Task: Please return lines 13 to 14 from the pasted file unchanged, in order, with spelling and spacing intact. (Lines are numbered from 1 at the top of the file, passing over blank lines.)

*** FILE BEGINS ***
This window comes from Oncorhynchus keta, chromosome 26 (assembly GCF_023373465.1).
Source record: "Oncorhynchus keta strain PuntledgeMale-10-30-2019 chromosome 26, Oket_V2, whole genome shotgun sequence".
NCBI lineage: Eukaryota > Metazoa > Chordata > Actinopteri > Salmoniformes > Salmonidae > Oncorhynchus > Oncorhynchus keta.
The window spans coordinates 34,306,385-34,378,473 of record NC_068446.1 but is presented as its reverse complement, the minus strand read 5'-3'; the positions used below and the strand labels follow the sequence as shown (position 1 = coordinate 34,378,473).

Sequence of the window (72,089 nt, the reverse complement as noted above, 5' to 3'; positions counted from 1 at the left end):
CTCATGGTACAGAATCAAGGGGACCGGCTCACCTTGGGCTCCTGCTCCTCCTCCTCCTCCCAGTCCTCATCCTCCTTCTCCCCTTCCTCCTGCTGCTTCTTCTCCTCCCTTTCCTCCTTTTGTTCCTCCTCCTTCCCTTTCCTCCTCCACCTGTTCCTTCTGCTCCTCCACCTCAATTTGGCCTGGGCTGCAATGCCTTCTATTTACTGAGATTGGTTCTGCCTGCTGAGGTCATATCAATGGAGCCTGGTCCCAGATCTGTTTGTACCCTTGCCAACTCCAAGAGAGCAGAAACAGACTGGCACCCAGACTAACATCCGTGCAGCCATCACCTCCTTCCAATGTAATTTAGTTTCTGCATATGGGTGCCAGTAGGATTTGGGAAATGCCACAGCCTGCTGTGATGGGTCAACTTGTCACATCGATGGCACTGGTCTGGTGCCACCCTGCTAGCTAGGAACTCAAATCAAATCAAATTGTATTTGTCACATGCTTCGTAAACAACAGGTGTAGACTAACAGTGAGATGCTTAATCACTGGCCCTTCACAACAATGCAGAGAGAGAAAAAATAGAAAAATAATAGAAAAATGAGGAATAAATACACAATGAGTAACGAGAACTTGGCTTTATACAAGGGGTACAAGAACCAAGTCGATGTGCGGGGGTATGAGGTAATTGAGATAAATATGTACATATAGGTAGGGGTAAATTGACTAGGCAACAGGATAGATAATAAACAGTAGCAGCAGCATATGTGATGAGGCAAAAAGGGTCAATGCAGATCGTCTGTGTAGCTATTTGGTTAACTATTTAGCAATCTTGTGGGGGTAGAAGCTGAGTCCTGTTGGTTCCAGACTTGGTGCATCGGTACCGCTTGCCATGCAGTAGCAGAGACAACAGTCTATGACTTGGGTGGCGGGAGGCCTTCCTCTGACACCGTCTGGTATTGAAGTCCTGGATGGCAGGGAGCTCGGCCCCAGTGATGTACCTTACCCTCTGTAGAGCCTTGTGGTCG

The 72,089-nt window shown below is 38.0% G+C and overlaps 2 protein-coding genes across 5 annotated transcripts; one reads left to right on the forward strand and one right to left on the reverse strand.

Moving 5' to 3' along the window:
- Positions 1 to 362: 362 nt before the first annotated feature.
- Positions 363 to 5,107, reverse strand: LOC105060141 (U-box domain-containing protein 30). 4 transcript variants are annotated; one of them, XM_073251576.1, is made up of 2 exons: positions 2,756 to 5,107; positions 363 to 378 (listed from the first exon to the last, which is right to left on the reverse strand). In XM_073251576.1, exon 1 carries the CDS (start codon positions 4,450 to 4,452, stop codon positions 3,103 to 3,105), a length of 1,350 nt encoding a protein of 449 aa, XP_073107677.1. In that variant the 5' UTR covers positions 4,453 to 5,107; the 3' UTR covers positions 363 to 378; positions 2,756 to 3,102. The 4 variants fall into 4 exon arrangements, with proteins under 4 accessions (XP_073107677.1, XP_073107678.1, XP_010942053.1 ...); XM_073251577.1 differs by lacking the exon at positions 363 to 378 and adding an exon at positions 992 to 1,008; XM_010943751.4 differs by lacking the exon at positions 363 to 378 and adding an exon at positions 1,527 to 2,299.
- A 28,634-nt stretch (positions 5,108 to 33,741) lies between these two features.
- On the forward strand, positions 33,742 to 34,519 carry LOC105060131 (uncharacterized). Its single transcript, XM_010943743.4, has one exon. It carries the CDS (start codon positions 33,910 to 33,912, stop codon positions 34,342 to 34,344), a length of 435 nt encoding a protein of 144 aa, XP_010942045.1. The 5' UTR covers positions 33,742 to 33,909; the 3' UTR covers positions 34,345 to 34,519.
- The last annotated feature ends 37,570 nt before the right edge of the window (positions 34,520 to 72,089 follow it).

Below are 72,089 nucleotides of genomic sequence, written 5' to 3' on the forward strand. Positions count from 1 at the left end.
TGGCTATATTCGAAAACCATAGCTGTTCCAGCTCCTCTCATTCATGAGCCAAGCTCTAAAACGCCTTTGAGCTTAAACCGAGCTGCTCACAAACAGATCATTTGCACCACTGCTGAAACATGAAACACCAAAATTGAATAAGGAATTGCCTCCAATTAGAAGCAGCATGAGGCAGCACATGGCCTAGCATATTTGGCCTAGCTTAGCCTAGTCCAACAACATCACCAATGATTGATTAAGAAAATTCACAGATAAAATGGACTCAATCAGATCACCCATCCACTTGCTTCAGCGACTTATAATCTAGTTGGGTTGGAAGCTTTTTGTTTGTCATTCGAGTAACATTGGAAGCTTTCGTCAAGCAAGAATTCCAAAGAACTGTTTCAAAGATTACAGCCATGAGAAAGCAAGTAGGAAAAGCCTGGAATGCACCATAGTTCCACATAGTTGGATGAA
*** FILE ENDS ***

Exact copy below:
- The last annotated feature ends 37,570 nt before the right edge of the window (positions 34,520 to 72,089 follow it).

Below are 72,089 nucleotides of genomic sequence, written 5' to 3' on the forward strand. Positions count from 1 at the left end.